The Ulster Volunteers were a truly massive Force, with almost 100,000 men and women in the ranks of its main body and its various special units when combined. Not surprisingly as an almost exclusively voluntary and civilian militia, the finances simply did not exist to provide the entire U.V.F. with a standard form of uniform. Instead the many different units purchased their own uniforms and equipment according to local resources, regarded as an acceptable practise as long as broad guidelines and criteria issued by the Headquarters staff were adhered to.
The Force however did have some standardisation in dress. One element was of course the Volunteer lapel Badge which bore each volunteer’s number on the rear along with a reference initial for his County. All Volunteers were under orders to wear this badge at all times. The other item that every U.V.F. Volunteer and unit shared was the Canvas armband.
The Force was divided into a large number of units and subdivided parts. At the highest level the U.V.F. was split into County Divisions. These were then broken down into Regiments and further divided into Battalions. At its peak there were a total of 20 Regiments and 70 Battalions. Each of these Battalions consisted of Company’s that where themselves split into Half Coy’s, Sections and Squads. Canvas Armlets were deemed the best solution in order to clearly define these different bodies and their various officers.
Canvas armbands were first issued in October 1913, with prior to that printed paper versions being used across the Province. One of the first official Volunteer orders, U.V.F. Order 0.8. 20th October 1913, referenced that ‘…canvas armlet with strap and buckle attachment… will shortly be issued for the use of all organised battalions.’ It further stated that they would be available via County Secretary and were to be worn by Volunteers at every parade. Notably a document issued by Lt. Colonel T.V.P. McCammon entitled ‘Instructions as to the Requisition and issue of Canvas Armlets’, outlined very clearly at the end that ‘…these armlets are not to be issued to non-effectives, or to any man who is considered inefficient.’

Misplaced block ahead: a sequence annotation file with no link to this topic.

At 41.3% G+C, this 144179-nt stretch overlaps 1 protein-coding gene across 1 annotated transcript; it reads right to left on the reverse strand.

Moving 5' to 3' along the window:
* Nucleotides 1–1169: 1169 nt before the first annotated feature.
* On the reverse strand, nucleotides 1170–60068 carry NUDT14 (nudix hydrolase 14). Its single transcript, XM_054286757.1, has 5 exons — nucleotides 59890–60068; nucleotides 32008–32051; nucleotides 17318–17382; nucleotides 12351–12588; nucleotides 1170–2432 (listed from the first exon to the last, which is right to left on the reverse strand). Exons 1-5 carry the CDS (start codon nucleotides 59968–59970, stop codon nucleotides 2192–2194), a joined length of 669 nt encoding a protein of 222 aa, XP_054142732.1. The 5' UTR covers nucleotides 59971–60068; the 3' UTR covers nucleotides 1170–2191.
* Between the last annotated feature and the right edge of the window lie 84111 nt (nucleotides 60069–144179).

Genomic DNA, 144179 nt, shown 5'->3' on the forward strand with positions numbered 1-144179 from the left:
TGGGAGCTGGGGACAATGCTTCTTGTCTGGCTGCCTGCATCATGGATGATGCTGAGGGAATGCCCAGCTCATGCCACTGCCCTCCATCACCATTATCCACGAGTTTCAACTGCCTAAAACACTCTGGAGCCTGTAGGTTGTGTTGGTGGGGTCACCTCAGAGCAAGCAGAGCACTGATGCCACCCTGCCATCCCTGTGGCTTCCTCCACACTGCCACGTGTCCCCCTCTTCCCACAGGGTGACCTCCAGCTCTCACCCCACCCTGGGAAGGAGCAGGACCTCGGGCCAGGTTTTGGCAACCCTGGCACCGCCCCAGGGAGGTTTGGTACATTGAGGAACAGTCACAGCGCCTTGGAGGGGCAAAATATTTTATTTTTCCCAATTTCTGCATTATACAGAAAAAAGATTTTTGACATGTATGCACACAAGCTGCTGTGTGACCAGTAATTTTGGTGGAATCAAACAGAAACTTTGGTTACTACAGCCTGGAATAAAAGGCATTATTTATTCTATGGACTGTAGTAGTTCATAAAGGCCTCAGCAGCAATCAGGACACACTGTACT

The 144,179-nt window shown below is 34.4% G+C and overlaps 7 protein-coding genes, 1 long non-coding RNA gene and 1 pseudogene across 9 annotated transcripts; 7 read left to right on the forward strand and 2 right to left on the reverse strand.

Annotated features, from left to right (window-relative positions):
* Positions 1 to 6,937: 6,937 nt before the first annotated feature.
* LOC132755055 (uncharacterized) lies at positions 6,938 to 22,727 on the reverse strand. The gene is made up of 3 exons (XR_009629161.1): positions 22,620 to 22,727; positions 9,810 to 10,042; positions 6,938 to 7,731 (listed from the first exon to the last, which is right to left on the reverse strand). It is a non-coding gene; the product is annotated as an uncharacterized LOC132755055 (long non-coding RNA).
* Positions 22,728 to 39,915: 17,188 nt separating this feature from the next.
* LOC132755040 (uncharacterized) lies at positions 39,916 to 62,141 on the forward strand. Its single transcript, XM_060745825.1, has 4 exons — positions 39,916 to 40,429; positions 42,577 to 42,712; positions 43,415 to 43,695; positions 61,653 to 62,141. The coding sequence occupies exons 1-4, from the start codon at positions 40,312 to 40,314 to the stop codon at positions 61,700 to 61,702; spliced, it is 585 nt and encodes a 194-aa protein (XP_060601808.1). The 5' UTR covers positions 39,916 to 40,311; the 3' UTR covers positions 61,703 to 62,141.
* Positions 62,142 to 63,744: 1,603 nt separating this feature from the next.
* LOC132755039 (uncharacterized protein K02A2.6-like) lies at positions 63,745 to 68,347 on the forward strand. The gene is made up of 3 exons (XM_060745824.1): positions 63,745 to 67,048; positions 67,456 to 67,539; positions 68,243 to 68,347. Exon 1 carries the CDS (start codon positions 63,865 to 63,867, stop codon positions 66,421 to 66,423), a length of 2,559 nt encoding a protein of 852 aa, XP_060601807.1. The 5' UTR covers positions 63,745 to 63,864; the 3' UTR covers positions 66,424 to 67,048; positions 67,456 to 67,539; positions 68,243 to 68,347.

Armlets were primarily issued in three colours in the form of blue, red and drab (khaki); a detail clarified officially by H.Q. staff at the beginning of May 1914 via official U.V.F. Order no. 46. Blue armbands were for those officers at divisional and regimental commander rank and their associated staff, with these particular armbands having yellow markings. Battalion commanders and their officers (including command ranks of each company) were red ; and all remaining ranks were drab including Sergeant-Majors, Section Commanders, Squad Commanders and the normal Rank and File Volunteers. The armlets of the Headquarters staff were issued in Red Canvas.
The basic design saw each Armlet topped with the letters U.V.F, with at the bottom the name of the particular Regiment or Division. The central part of the armband contained the Regimental Battalion number when appropriate i.e. on the vast majority of armbands barring those for Divisional leaders or specialised units. The one exception appears to be County Donegal and a few surving older North Belfast armbands. In both cases the Regimental number appears on the bottom and Regiment name in the centre. The Donegal armbands were made of linen/ vellum type material.
The original Armlet requisition form defined the different markings for each rank of the Force. Drab armlets for Rank and File had no markings; Squad commanders had one line, Section commanders’ two lines and Sergeant Majors three lines. Half Company commanders were red with a marking of one ring, Company commanders were red with two rings, Battalion second in command and adjutants were red with a Red Hand at both sides; and Battalion commanders’ red with a Red Hand and one ring at either side. Those issued to Regimental Commanders were blue with Red Hand and two rings, while Divisional Commanders were blue with Red Hand and three rings. Other Regimental and Divisional level staff armbands took the same form as those of the officers at Company and Battalion while also on blue canvas.
These accounted for the vast majority of armbands issued to the Force, and it would appear that almost 90,000 were distributed. There were however also many other variations on the format. At Company and Battalion level armbands were created that had the letter T on either side designating the Battalions Transport staff; QM designated Quarter Master; and images of two small flags designated Signalling corps. Those Armlets in connection with the Nursing and Medical Corps tended to be printed on white canvas with most featuring a red-cross in the centre. U.V.F. hospital staff had hospital written within this red-cross. Across the Ulster Signalling and Dispatch Riding Corps, Motor Car Corps, Ulster Special Service Force, Young Citizen Volunteers and Enniskillen Horse there were yet further variations.
The breadth and detail of the armlet scheme within the U.V.F. illustrates the factual reality that it was not just people ‘playing soldiers’. The Volunteers took their existence seriously. They were an army who had dedicated themselves to fight for a cause. The Armlet designation system is just one of many elements of its preparation and organisation that clearly illustrated this.
Article Copyright Quincey Dougan 2013
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